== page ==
Eduardo Yap, governor-in-charge for Management Association of the Philippines’s traffic, transportation and infrastructure committee, said the group was supporting the government’s plan to build a subway starting from North Ave. in Quezon City to Makati City.
Yap said a subway would provide the most efficient mass transit to complement Metro Rail Transit Line 3 on Edsa—the densest traffic corridor of Metro Manila—without causing disturbance to the above-ground environment.
“At the same time, it will afford the opportunity for government planners to follow progressive green and more pedestrian-friendly urban development practices abroad,” Yap said.
“This long and major Edsa road artery, currently noisy, heavily polluted and chaotic, can be transformed into a model that our country and people can be proud of and enjoy,” he said.
Jica Philippines senior representative Eigo Azukizawa said that efficient public transport system was a pro-poor investment as it provides reasonable ways of moving.
“As well, it enables people to commute from suburban areas where one can afford housing in a more spacious and safer area,” said Azukizawa.
One of the innovations proposed in the “Roadmap for Transport Infrastructure Development for Metro Manila and Its Surrounding Areas,” was implementing a so-called “Intelligent Transport System” or ITS to maximize the city’s existing road capacity.
ITS, according to the study, includes better traffic engineering and management that requires geometric improvements, pedestrian facilities, traffic surveillance, accident prevention, traffic safety education and traffic enforcement.
ITS requires a signal control system, travel time prediction, road maintenance, intelligent parking, incident detection and bus scheduling assistance among others.
By putting modern technology and discipline into traffic management, the Jica study said the Philippines could make better use of available infrastructure.
In terms of social impact, the study said that with interventions, the average transport fare of P42 by a commuter today would be reduced to P24 due because of improved connectivity and common fare. Travel time is also likely to be reduced from 80 minutes per trip to 31 minutes.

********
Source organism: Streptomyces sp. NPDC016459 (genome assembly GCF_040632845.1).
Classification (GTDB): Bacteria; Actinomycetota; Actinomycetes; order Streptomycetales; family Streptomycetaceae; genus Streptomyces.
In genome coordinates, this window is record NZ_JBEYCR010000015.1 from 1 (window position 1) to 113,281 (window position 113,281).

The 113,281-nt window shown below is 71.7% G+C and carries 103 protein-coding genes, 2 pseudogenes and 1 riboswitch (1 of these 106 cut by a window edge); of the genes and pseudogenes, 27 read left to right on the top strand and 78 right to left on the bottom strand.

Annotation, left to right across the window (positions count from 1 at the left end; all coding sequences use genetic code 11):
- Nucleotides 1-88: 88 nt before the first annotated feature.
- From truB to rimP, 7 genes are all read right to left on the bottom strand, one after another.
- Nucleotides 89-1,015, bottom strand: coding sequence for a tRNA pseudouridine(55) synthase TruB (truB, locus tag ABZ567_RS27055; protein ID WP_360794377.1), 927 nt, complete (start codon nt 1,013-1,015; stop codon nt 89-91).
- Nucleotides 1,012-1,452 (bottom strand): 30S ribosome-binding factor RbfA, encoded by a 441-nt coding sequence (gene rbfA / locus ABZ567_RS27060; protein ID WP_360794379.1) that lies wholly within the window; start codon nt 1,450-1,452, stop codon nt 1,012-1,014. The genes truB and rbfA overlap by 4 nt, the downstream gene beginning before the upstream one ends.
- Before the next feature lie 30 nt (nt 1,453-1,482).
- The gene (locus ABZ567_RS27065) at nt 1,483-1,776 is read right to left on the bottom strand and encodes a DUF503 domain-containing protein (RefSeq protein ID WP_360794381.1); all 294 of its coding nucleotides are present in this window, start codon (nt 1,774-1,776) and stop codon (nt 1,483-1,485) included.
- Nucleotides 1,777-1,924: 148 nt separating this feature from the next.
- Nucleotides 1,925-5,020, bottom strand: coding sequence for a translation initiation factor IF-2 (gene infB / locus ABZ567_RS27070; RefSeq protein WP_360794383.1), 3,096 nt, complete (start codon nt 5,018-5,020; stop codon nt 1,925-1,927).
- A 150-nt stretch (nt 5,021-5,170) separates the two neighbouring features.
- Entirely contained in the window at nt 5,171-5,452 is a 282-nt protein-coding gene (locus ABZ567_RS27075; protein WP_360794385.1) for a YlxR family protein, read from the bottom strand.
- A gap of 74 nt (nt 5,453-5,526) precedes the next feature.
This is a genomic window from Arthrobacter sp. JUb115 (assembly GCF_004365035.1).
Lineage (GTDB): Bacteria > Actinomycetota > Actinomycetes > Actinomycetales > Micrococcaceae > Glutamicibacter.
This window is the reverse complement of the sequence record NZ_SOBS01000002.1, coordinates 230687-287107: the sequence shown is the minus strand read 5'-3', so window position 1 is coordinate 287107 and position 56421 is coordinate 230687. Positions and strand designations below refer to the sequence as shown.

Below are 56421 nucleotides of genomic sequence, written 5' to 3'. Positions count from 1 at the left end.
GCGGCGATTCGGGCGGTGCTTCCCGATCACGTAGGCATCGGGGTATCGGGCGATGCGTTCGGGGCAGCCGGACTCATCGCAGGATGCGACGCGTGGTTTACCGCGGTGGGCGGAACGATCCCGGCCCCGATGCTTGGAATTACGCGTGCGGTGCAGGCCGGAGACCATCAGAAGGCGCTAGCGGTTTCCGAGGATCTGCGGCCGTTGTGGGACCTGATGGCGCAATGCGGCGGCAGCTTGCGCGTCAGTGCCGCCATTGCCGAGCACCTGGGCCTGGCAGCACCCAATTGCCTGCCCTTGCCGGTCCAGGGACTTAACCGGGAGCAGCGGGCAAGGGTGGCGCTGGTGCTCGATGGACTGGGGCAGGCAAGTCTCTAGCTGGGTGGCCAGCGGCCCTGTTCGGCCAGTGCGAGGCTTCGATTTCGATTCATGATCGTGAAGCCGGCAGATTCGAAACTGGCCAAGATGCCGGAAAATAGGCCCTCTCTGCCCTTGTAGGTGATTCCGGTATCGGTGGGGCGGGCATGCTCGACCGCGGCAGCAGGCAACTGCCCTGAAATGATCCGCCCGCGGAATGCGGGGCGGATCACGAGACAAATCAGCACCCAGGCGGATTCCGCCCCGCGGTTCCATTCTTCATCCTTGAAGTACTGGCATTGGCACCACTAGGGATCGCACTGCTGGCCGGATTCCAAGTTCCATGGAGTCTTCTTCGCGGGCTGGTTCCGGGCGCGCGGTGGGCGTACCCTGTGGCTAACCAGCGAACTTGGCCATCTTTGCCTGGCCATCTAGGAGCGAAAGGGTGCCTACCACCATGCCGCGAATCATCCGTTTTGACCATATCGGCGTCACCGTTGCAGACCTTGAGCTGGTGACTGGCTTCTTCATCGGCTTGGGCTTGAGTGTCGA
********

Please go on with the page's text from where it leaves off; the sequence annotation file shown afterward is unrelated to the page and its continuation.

“By alleviating traffic, the Philippines can have more space for dynamic business and investment growth, and encourage economic activities in other areas outside Metro Manila in a sustainable way,” said Azukizawa.
New flyover projects
Meanwhile, Public Works Secretary Mark Villar said the agency is prioritizing the construction of the P3.03-billion Edsa-Taft flyover, which was put on hold in 2013. The planned flyover would span 1.2 kilometers with two lanes in both directions on Edsa from Malibay Bridge in Makati City to F.B. Harrison Street in Pasay City.
The Public Works Department is also pursuing the construction of a bridge that would cross Pasig River to connect Bonifacio Global City in the Taguig-Makati area and Ortigas Center in Pasig.
Phase one will connect Sta. Monica Street in Kapitolyo, Pasig City to Lawton Avenue in Makati, while the second phase will run from Lawton to the Bonifacio Global City viaduct, then from Shaw Boulevard to the Sta. Monica viaduct.
Other projects are the C5 Road to Julia Vargas Flyover in Pasig City; Katipunan to C5 Road Flyover and Miriam to Gate 3 of Ateneo de Manila University flyover.
“These are major flyovers, so that the traffic problems will be resolved,” Villar said.
The department has a total budget of P363.54 billion this year, higher by 33 percent than last year’s P273.91 billion.
Of the total budget, the agency will spend P204.12 billion for highways, P64.20 billion for flood control and P95.23 billion for other projects.
The bulk of the budget would be distributed in Mindanao amounting to P100.99 billion. Northern Luzon will get P73.14 billion; Southern Luzon, P62.53 billion; the Visayas, P59.13 billion; and Metro Manila, P23.63 billion.